We are a coalition of urban farms, community and school gardens, individuals and businesses working to support and expand sustainable agriculture in the Chicago region. Formed in 2002, AUA’s community includes more than 2,300 members throughout the Chicago area and beyond.
AUA acknowledges that the food system is built on a legacy of white supremacy, colonization, exploitation, genocide and violence. It is a system that legitimized the enslavement of African descendants, the genocide of first nations and indigenous people, and continues to discriminate and exploit against people of color that are farmworkers, many of whom are immigrant workers and incarcerated folks. With this as the background to our work, we are committed to dismantling these unreckoned legacies and putting into practice the following values to create a more just and equitable food system.
We believe that justice is necessary to reimagine our current food system. Justice means that all people are given equitable access to resources, wealth, well-being, and opportunities while simultaneously repairing the harm done upon communities historically disenfranchised by a legacy of white supremacy and violence. We strive for justice by creating and advocating for the redistribution of access, wealth, income, and economic opportunities to historically disenfranchised communities and creating accountability processes with directly affected people to repair harm.
Centering BIPOC Communities:
We believe that those directly affected by issues should be at the forefront of creating and leading solutions. We work to make space and focus on BIPOC leadership to shift power towards those directly impacted. We do so by creating accountability processes to center BIPOC leadership and make our work more accessible.
The process by which an individual, community, or other entity controls their own life or lives. The right to make your own decisions without interference from others. Particularly around issues directly affecting your life; Sovereignty- the full right and power of a governing body over itself, without any interference from outside sources or bodies.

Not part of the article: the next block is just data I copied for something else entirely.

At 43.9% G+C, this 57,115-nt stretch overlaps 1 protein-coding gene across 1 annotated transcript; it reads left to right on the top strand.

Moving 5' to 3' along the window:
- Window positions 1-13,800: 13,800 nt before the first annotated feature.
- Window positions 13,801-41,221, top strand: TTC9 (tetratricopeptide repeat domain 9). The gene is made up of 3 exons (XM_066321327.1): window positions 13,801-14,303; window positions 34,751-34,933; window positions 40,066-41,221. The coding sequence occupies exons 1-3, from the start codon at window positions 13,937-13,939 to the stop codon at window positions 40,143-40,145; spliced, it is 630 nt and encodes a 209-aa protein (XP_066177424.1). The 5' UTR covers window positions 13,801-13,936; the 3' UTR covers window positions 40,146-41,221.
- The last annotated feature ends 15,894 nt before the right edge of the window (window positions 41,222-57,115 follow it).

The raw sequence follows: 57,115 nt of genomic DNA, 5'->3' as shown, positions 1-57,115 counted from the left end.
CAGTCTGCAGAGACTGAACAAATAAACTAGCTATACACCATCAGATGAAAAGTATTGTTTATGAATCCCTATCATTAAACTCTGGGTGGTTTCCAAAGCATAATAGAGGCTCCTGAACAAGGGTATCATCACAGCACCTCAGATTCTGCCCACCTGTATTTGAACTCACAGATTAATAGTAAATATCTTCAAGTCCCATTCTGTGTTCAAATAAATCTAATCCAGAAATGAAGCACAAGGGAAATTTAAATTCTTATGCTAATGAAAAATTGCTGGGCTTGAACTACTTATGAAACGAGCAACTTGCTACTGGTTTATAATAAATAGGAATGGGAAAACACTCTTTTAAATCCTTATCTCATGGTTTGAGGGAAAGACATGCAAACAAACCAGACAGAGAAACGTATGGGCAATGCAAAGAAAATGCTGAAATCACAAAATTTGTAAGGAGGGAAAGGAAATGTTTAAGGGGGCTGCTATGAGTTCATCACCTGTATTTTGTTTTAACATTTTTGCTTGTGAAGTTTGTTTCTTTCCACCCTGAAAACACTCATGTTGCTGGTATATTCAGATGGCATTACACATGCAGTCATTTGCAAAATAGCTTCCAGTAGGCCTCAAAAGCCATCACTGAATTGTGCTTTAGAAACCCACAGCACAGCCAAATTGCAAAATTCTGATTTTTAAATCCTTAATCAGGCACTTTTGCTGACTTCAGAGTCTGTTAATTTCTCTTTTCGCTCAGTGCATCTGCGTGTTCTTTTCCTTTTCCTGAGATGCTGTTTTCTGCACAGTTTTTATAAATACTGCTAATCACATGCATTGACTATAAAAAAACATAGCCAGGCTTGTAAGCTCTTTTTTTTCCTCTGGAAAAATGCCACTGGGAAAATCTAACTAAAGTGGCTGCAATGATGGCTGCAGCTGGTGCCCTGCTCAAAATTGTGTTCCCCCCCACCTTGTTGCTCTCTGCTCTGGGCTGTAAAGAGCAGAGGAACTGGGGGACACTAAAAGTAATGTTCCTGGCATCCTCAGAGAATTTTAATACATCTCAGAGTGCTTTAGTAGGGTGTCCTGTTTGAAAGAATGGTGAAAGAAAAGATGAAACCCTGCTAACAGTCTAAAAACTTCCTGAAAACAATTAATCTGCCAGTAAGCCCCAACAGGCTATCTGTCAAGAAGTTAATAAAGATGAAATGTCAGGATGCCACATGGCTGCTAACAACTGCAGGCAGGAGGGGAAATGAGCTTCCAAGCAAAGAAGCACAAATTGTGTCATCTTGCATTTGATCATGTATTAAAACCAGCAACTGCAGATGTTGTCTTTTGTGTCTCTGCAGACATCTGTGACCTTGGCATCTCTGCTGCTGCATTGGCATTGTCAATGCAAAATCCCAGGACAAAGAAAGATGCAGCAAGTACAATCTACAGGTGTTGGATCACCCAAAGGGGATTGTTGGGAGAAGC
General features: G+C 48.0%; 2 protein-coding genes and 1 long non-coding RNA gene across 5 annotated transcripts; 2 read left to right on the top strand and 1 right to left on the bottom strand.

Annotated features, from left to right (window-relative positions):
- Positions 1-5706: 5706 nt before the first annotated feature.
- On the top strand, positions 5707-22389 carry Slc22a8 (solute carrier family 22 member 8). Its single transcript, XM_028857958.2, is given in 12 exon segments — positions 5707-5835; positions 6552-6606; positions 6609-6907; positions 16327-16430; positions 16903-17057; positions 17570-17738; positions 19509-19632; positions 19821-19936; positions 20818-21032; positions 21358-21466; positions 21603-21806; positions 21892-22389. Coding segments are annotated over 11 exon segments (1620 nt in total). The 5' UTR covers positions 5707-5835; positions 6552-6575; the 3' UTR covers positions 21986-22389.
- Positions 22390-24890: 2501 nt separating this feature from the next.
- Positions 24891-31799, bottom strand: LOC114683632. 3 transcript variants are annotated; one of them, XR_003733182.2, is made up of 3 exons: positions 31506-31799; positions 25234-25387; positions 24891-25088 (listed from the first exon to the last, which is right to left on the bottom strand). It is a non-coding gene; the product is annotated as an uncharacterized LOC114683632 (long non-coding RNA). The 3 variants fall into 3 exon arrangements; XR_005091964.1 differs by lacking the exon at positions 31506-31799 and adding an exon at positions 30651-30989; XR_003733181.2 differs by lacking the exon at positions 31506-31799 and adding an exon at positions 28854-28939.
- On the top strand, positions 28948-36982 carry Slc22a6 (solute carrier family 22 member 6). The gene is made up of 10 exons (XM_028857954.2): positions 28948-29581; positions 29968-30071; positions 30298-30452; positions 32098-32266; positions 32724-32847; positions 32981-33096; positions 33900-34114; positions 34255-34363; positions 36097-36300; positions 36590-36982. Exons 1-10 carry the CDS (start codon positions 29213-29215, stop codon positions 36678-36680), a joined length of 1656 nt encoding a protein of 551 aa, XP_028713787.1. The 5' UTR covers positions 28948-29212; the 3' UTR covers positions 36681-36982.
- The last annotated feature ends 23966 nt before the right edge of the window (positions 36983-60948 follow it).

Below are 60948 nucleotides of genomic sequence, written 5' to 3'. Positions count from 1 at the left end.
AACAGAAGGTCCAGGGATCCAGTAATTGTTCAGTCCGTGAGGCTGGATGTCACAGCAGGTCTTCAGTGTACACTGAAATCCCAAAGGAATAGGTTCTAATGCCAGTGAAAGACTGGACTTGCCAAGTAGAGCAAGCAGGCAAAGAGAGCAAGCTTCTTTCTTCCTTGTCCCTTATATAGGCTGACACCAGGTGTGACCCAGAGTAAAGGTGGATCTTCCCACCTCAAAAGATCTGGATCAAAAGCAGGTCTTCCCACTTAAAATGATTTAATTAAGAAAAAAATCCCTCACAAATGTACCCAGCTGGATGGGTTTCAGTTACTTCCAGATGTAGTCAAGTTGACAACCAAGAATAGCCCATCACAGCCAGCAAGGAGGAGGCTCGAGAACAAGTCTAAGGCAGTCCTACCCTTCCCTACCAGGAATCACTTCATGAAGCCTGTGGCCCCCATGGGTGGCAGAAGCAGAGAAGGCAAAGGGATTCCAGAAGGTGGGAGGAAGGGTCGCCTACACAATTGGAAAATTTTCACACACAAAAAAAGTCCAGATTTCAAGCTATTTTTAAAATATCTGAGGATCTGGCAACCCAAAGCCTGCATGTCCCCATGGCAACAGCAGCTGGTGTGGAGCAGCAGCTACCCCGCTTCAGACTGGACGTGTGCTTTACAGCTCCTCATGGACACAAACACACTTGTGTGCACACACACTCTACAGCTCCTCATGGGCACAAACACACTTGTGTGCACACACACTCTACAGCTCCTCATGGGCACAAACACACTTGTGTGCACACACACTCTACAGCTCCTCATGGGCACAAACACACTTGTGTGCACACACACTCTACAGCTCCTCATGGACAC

Respect for the Earth:
Chicago is part of the traditional homelands of the Council of the Three Fires: the Odawa, Ojibwe, and Potawatomi nations. Many other tribes—such as the Miami, Ho-Chunk, Sac, Fox and Menominee—also called this area home. The land is also a site of trade, gathering and healing for countless other Native nations throughout time immemorial. By making a land acknowledgment, we recognize that Indigenous peoples are the traditional stewards of the land we now occupy. In all that we do, we honor the history of this region, the traditional stewards of the land, and demonstrate a profound care for Earth. For our communities to truly thrive, the health of our Earth must be prioritized and upheld. Our care for Earth motivates our desire to honor and reflect the cycles of nature in our programming and policy efforts (biomimicry).
Sustainable Economic Development:
We work to advance policies, facilitate programs and funding opportunities, and foster collaborations that support sustainable economic development for Chicagoland farm businesses and the regional food system as a whole. We primarily work to support small, independent food producers whose growth will contribute to the advancement of food sovereignty and the sustainable economic development of local communities.
We take action to reinforce our individual values of trust, respect, and responsibility by advocating for community development and awareness. We believe that all people should have access to health, wellbeing, wealth, justice and opportunity. We demonstrate the interconnectedness of urban agriculture to encourage participation and understanding of others.
We strive to take ownership of how our collective and individual actions permeate into our relationships with the community we serve. We hold not only one another, but ourselves responsible for acting in such a way which fosters a Chicago food system prioritizing honesty and integrity. We initiate honest conversations about violations of rights, responsibilities, and dignities throughout Chicagoland with the explicit purpose of creating space for growth and eventual remedy.